It is not certain when the first black females came to reside in the mainland British colony of Virginia. In 1619, when a divided parcel of contraband enslaved Africans, probably Kimbundu-speakers from the Kingdom of Ndongo--who had been forced aboard the Sao Joao Bautista in Luanda and were on their way to Vera Cruz when they were pirated by a Dutch man-of-war and the British ship Treasurer--arrived at Point Comfort, thirty-two blacks already were living in the colony. (1) The two cargoes arriving in 1619 added a few women. When the Dutch ship finally docked in Virginia in August, it carried twenty of the original one hundred Angolans taken aboard. Their names bore the marks of their Catholic baptismal. (2) One was called Isabel. The Treasurer landed only one of its contraband in the colony, a female named Angela. Certainly a few others came in those early years of the 17th century. Another ship arrived in Jamestown in 1622, for example, with an African woman called Mary. Yet, unearthed records rarely documented, as did those from 1619, the actual date of African arrivals, their accurate numbers, their places of origin, or their ethnic or cultural backgrounds.
How did these first African women, indentured and then enslaved, survive--culturally and/or communally in the frontier Chesapeake? There are a few clues that point to the broad contours of the lives of Isabel and Angela in Africa that undoubtedly shaped their experiences in Virginia. Evidence strongly suggests that they were Ambundu, taken during a series of violent raids mounted by Portuguese forces between 1618 and 1620. These women, more than likely, came from matrilineal societies in the "royal district" of Ndongo, located on an elevated plateau of about 4,000 feet between the Lukala and Lutete Rivers in present-day Angola. Fifteen of those who arrived in 1619 went to live and work as indentured servants for Governor George Yeardley at his frontier estate at Flowerdew Hundred. The rural nature of early colonial Virginia, with its very thin population, would have been a decided change. Flowerdew Hundred had only sixty residents in 1624. The Ambundu, however, were mostly an urbanized people, living in and around a group of cities of about twenty to thirty thousand residents each. (3)
Since they came from the royal district, Isabel, Angela, and their peers, represented a variety of classes and occupations, including farmers, skilled artisans, royalty, and royal servants. Unless they were of a particularly high class, however, they would have known much about the agricultural work that was required of their Virginia indentureship. In Ndongo, even many urban dwellers grew grains like millet and sorghum. In the more rural areas of their towns, they also raised cattle, goats, chickens, and other livestock. The women were responsible for domestic labor and farming, but also participated in the market. In Virginia, they helped to grow tobacco and in 1624, Yeardley's laborers produced a tobacco crop valued at 10,000 pounds sterling. Most of the Ambundu servants already had been introduced to Catholicism before they arrived in Virginia, and, therefore, would not have found the religious beliefs and practices of the English colonists, relatively speaking, unfamiliar. As historian John Thornton noted, "By 1619, a Kimbundu-speaking Christian community existed in Angola," which "quite possibly" included those who arrived in Virginia in 1619. (4)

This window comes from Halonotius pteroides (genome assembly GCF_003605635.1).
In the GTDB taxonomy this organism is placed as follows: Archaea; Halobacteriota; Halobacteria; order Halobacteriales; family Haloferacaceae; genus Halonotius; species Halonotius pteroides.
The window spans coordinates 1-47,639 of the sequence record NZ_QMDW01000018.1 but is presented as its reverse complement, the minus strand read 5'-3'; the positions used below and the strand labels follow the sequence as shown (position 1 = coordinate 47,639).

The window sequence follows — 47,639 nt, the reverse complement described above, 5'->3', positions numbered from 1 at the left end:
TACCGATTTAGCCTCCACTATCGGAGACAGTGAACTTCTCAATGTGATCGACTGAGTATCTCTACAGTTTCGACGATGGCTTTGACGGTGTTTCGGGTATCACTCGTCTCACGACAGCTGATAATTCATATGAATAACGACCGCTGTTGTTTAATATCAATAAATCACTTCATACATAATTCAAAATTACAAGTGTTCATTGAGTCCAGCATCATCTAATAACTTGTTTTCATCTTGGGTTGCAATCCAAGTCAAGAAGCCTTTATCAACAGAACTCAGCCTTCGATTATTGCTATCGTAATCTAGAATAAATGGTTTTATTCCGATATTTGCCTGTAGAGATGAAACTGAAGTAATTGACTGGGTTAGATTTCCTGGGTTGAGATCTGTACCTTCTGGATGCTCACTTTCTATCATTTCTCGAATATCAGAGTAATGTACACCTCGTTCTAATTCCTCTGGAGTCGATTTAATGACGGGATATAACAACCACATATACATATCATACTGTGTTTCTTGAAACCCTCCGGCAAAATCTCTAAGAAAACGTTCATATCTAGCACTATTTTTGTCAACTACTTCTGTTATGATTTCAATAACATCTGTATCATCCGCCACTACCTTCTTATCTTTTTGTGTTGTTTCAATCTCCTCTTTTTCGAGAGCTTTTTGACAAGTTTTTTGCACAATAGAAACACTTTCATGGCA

The Ambundu had an ethnic identity, based in part on their shared language, political affiliations, and perceptions of themselves as "people of the court" that probably was the basis for the beginning of a community in the mainland British colony. Given that most of those who arrived in 1619 came from the same region of Angola, spoke the same language, and shared other cultural attributes, it is not surprising that there remains evidence of community life. Isabel married Anthoney, a fellow member of the 1619 cargo. By 1624 they had a son whom they had baptized at Jamestown. Years later, their grandson, John Jr., named his farm at Somerset, Maryland, "Angola." (5)
What connection, cultural or communal, did these women--Angela, Isabel or Mary, born and raised in Africa, indentured in Virginia--have to African-descended women of later generations who were enslaved in the American South; to the contemporaries of Fannie Berry, for example? Fannie Berry was born in about 1838, the property of George Abbitt of Appomattox County, Virginia. Her owner was a man of moderate means, a railroad conductor and farmer who owned, in 1850, real estate valued at almost $2,000, and eleven bondspeople, seven of whom were female. George Abbitt had an uncle who lived nearby, his namesake, George Abbitt, Senior. The elder Abbitt was wealthier--he held real estate valued at $15,000 and enslaved thirty-two, twenty of whom were female, nine working age women, ten children, and one elderly slave. (6) Other relations bearing the family name with land and slaves of their own also lived in the recently formed county. Fannie Berry grew up in the antebellum southern world of the Abbitts in a small, rural, southern county in which tobacco, corn, potatoes, cotton, hogs, sheep, and cattle were the farmer's financial mainstay, and land and enslaved workers his most vital resources.